When Disney didn’t announce a UK release date for Disney Plus at its big reveal earlier this year, many were heartbroken and skeptical, while others remained hopelessly optimistic they’d see it around the same time as the US.
Unfortunately, that’s not going to happen.
The Disney Twitter account has finally unveiled the release date for the service in the UK and Ireland – March 31, 2020 – over four months after it releases in the US, Netherlands, Australia and New Zealand. In responses to user questions, it clarified that the existing DisneyLife service will be “rebranded” as Disney Plus, with users able to transition their subscription to the new service.
In answer to questions about price, which is still unknown, Disney UK explained it has “a few different price plans” for the service, and that it’ll reveal information on that soon. It’s hard to tell if that refers to possible bundles and deals, like Disney has with Verizon in the US, or simply a monthly vs yearly cost, as Disney Plus has been priced in the US. There, it launches as a $6.99 per month all-in-one deal, or you can get a year’s subscription for $69.99.
The UK and Ireland aren’t the only territories getting the sharp end of the sceptre – that March release date applies to Germany, France, Italy, Spain as well.
Disney Plus explained
(Image credit: Disney)
Check out our Disney Plus hub for details on everything from exclusive shows and movies to worldwide release times.
.@DisneyPlus will be available in the United Kingdom, Germany, France, Italy, Spain (and more to be announced soon) starting on March 31. Please note: Titles may vary by territory. #DisneyPlus pic.twitter.com/2NqM1JVESbNovember 7, 2019
Disney Plus UK: bad news for Disney fans
As you’d expect, people aren’t exactly happy about getting the streaming service – and new, highly anticipated shows like The Mandalorian and films like Lady and the Tramp – four months after everyone else.
That said, although many Disney fans in Europe will feel left out with the decision to launch the service later in their home countries, Disney fans in South America and Asia will be doubly disappointed as they still have yet to get a Disney Plus release date for the service for Brazil, Japan, Argentina and dozens of other Disney-loving countries.
Oh so we get to watch the mandolorian 4 months after it first comes out… awesome work Disney! @GriefBurritoNovember 7, 2019
Still, while many fans are understandably upset at the delay, there are a few fans of the House of Mouse that are just excited to know the European release date of the service.
pic.twitter.com/Io0hUdhd5WNovember 7, 2019
It does feel like the delayed rollout of the service is going to make piracy Disney Plus’s worst enemy, even knowing a firm date is on the horizon for many European countries.
The four-month gap makes spoilers pretty much inevitable, too, as those with access to the show start tweeting, reviewing, and engaging with this massive piece of pop culture way ahead of UK viewers. We saw the UK release date for Rick & Morty Season 4 brought forward after fan backlash over the delay, but doing so for a whole platform such as Disney Plus may be too big an endeavour.
Disney Plus UK: expansion takes time, we guess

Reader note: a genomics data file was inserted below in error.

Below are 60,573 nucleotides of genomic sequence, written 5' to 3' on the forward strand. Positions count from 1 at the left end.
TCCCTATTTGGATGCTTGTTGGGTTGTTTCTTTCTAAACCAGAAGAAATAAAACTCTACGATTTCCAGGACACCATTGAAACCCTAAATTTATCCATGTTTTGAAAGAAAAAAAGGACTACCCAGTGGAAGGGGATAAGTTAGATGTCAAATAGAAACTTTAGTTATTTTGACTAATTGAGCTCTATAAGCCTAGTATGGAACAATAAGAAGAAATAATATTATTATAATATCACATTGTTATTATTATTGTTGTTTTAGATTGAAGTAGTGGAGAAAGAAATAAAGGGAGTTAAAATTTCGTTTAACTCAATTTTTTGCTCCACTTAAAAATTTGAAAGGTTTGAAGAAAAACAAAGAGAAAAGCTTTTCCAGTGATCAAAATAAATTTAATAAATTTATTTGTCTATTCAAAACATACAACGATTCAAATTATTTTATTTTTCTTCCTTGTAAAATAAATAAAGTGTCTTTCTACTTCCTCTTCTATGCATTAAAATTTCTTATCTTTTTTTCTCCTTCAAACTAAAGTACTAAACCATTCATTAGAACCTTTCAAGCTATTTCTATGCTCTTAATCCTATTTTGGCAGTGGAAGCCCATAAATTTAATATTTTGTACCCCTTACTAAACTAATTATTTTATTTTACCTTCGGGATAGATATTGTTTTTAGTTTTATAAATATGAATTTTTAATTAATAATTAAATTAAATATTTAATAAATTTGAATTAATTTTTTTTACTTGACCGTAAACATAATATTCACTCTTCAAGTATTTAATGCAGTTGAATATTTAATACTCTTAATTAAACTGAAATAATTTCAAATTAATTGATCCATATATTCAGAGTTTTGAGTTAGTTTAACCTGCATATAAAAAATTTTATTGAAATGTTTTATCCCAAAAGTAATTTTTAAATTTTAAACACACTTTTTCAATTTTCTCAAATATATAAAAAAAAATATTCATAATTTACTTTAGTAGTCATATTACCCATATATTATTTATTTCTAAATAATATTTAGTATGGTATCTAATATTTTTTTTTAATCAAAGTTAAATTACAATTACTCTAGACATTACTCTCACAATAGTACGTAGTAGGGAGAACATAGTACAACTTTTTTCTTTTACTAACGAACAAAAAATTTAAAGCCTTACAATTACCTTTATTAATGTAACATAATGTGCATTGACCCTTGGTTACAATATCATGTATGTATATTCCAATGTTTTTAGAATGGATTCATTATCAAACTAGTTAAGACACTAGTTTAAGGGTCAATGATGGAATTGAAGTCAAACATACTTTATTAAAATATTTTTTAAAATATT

The best point of comparison for these release dates is in other global streaming services that have had staggered releases outside of the US.
Netflix, for instance, first launched in the US in 1998 as a DVD rental service. It didn’t make the move to online streaming until many years later – and it wasn’t until 2010 that the platform was able to expand beyond US borders.
The first international territory was the US’s close neighbour, Canada – where it launched in 2010 with a lower subscription cost and much more limited library of titles, given the difficulty and expense of obtaining streaming rights abroad. We can expect a similar barrier for Disney Plus, and there will likely be fewer films and shows in non-US territories, especially close to launch.
2011 also saw Netflix expand into South America, as well as the Caribbean. It wasn’t until 2012 that Netflix came to Europe, launching in the UK and Ireland, as well as Scandinavia. Now, of course, Netflix streams across huge swathes of the planet, supporting 23 languages in over 190 countries.
Disney Plus will be getting more of a head start, given it’s jumping right into a streaming platform, and for five territories at its November launch, including areas of Europe. And it clearly has its sights on European expansion, with the service landing in the UK, France, Germany, Italy and Spain in March 2020.
It’s surprising, though, to see the UK delayed the same amount, given English-speaking audiences don’t require the same kind of extensive localisation process as most of Europe or Asia, so that should be a simpler proposition.
Disney Plus UK: original predictions
Disney had said it plans to bring its platform to “all major markets within the first two years” of the platform’s life (via ScreenRant).
Our original prediction was early- or mid-2020, which was confirmed by the official March 31, 2020 launch date.
Naturally Disney wouldn’t actively want to miss out on UK revenue, and these issues are more complicated than flipping a switch for different regions – but the delay won’t be good for English-speaking fans, or those wanting to prevent piracy around one of this year’s most anticipated TV series.